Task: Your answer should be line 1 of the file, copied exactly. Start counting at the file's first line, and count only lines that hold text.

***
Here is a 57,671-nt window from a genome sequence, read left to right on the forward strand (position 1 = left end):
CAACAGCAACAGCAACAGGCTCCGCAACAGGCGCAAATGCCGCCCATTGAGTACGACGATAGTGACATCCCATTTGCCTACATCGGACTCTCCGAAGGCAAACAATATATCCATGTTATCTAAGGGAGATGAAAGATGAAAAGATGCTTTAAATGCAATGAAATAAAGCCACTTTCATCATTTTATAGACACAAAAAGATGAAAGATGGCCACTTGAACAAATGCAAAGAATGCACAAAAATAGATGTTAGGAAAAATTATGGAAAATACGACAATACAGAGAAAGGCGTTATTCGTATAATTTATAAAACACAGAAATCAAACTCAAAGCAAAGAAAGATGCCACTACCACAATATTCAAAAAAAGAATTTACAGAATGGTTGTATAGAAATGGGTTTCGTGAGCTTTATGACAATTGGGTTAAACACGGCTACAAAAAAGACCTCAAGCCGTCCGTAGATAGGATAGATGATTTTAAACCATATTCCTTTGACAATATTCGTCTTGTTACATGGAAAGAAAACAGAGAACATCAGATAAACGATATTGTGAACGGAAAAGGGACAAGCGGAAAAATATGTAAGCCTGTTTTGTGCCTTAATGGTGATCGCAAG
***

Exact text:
Here is a 57,671-nt window from a genome sequence, read left to right on the forward strand (position 1 = left end):